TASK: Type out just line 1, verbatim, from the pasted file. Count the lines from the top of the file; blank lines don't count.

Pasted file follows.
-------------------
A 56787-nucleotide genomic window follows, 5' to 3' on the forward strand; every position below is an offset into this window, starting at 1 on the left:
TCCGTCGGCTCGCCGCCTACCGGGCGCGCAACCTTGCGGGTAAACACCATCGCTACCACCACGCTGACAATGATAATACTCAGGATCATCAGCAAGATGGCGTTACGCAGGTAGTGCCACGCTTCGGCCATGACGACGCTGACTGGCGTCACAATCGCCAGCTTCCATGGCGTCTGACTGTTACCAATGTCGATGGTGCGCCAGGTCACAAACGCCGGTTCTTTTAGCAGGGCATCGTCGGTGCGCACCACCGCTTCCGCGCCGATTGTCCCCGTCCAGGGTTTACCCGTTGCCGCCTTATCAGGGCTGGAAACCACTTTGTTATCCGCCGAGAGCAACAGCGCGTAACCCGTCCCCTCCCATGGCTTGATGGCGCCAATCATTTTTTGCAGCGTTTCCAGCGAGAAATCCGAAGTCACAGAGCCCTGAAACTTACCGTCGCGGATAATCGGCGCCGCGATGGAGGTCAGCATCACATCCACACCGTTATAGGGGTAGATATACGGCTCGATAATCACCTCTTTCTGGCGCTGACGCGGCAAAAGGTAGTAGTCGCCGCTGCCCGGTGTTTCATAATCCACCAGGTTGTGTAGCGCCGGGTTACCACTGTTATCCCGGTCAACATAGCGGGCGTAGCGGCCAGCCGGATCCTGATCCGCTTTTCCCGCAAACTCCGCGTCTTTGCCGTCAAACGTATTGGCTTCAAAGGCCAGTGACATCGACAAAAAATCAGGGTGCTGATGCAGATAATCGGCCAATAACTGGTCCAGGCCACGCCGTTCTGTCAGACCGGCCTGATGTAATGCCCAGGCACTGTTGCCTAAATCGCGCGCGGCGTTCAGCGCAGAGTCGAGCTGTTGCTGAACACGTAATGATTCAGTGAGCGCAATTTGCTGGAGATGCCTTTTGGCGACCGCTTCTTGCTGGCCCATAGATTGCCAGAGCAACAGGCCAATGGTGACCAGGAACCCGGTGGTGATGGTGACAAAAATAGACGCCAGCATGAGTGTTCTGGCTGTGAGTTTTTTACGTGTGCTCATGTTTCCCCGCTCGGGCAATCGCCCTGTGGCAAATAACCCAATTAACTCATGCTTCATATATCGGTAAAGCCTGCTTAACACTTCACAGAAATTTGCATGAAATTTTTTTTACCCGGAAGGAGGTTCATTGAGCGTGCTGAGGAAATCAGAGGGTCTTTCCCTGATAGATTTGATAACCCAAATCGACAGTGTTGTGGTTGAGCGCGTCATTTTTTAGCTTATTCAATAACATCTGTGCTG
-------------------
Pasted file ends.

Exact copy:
A 56787-nucleotide genomic window follows, 5' to 3' on the forward strand; every position below is an offset into this window, starting at 1 on the left: